Outside the church of Saints Peter and Paul, in Langton by Partney are monuments to Bennett Rothes Langton (1840-1925), Lucy Katherine Langton (1840-1924) and Mabel M K B DeWet (1866-1934).

    Article written by Ian Slater, FreeREG volunteer.

  • Two New Features for FreeREG and FreeCEN

    Free UK Genealogy is proud to announce two new features to assist our users.

    FreeCEN (with free access to high quality transcriptions of nineteenth century British censuses) and FreeREG (with high quality transcriptions of registrations of baptism, marriage and burials) now have "friendly" permanent URLs to their records.  

    Records in FreeBMDwhich covers the civil registrations of birth, marriage and death in England and Wales has permanent URLs that you can copy and paste from the “info” page. 

    For FreeREG and FreeCEN, the URL displayed in the address bar of a detailed search results page will always take you back to that detailed search results page. There is a snippet of information in the "friendly" URL which will enable researchers to identify which URL belongs to which person's record.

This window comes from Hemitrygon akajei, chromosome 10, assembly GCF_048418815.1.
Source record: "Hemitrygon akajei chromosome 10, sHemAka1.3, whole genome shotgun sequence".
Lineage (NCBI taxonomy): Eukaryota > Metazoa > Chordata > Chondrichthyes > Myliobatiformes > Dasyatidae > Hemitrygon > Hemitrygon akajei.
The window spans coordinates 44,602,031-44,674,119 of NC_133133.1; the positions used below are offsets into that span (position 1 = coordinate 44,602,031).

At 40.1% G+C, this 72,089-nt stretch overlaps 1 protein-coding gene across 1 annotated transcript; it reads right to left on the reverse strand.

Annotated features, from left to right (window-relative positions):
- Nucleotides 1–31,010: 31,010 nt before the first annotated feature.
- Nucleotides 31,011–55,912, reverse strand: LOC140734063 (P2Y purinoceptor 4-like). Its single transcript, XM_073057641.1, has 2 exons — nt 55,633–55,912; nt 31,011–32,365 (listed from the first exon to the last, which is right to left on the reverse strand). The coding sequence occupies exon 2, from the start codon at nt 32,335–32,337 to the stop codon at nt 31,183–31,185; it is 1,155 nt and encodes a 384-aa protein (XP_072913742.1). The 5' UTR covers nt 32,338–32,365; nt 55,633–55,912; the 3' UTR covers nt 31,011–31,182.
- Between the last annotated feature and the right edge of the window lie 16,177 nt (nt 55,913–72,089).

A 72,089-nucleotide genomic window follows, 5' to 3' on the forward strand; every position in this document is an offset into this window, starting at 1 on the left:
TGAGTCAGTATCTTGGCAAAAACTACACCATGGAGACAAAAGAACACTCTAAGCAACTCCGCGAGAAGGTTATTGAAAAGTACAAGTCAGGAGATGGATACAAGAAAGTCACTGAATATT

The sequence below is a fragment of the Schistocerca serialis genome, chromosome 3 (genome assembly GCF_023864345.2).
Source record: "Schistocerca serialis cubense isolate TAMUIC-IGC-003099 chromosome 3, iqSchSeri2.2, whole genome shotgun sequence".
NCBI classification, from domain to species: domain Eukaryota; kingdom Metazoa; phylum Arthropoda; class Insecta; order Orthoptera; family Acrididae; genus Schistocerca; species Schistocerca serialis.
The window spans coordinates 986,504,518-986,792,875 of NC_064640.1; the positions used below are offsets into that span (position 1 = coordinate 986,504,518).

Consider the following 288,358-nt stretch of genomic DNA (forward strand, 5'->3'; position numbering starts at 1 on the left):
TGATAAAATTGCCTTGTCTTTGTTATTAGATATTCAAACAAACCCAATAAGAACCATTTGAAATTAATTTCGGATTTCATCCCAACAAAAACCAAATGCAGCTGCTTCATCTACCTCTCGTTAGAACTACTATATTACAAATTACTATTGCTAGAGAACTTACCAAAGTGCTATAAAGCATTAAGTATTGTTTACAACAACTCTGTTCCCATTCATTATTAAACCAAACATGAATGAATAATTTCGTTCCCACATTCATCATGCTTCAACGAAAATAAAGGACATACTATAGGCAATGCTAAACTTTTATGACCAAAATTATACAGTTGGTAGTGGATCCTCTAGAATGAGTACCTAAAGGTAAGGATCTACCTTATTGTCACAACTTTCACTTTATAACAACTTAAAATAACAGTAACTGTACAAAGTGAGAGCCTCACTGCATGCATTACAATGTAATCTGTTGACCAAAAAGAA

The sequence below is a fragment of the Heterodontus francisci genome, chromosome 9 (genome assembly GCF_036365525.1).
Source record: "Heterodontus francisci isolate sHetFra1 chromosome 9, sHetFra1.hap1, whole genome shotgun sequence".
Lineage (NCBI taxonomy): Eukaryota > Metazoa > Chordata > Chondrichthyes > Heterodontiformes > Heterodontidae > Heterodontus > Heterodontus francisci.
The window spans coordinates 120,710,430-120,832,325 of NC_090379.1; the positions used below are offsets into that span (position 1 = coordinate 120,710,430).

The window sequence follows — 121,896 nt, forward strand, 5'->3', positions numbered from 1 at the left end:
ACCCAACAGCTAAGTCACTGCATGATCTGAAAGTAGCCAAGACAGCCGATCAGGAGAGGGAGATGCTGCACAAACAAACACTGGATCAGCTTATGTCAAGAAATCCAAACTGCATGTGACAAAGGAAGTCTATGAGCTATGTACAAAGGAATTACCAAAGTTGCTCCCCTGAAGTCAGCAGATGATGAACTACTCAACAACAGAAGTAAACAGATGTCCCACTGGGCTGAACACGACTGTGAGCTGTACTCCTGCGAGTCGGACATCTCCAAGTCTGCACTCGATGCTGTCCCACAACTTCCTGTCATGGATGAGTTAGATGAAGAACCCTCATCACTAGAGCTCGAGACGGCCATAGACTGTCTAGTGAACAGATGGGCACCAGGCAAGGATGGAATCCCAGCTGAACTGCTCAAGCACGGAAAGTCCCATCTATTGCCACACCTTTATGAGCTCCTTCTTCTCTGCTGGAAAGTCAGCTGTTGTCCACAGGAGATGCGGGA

Snip of FreeCEN highlighting location of the address bar and URL


    The second new feature makes use of permanent URLs: if you want to cite a FreeCEN or FreeREG transcription in your family tree/academic work or take a note of a record of interest to return to it later, now you can do so using the Citation Generator button. This is located on the far right of the row of buttons after "Next Dwelling" and "New Search" on FreeCEN, and next to the "Export as JSON" button on FreeREG. Clicking there, you get a choice of which format of citation you want to use. As the generator uses the permanent URLs, it means you will always be able to go back to the record without having to search for it again.


    These new features have been brought to you by our team of volunteer developers, and in the case of the citation generator, by Sudaraka Jayathilaka who developed this feature as an intern working with us as part of the Google Summer of Code programme. Google Summer of Code is a global programme that brings student developers into open source software development. Students work with an open source organisation on a 3 month programming project during their break from college or university. Sudaraka has written about his experience on his blog

    If you are interested in developing your programming skills, please consider volunteering with us.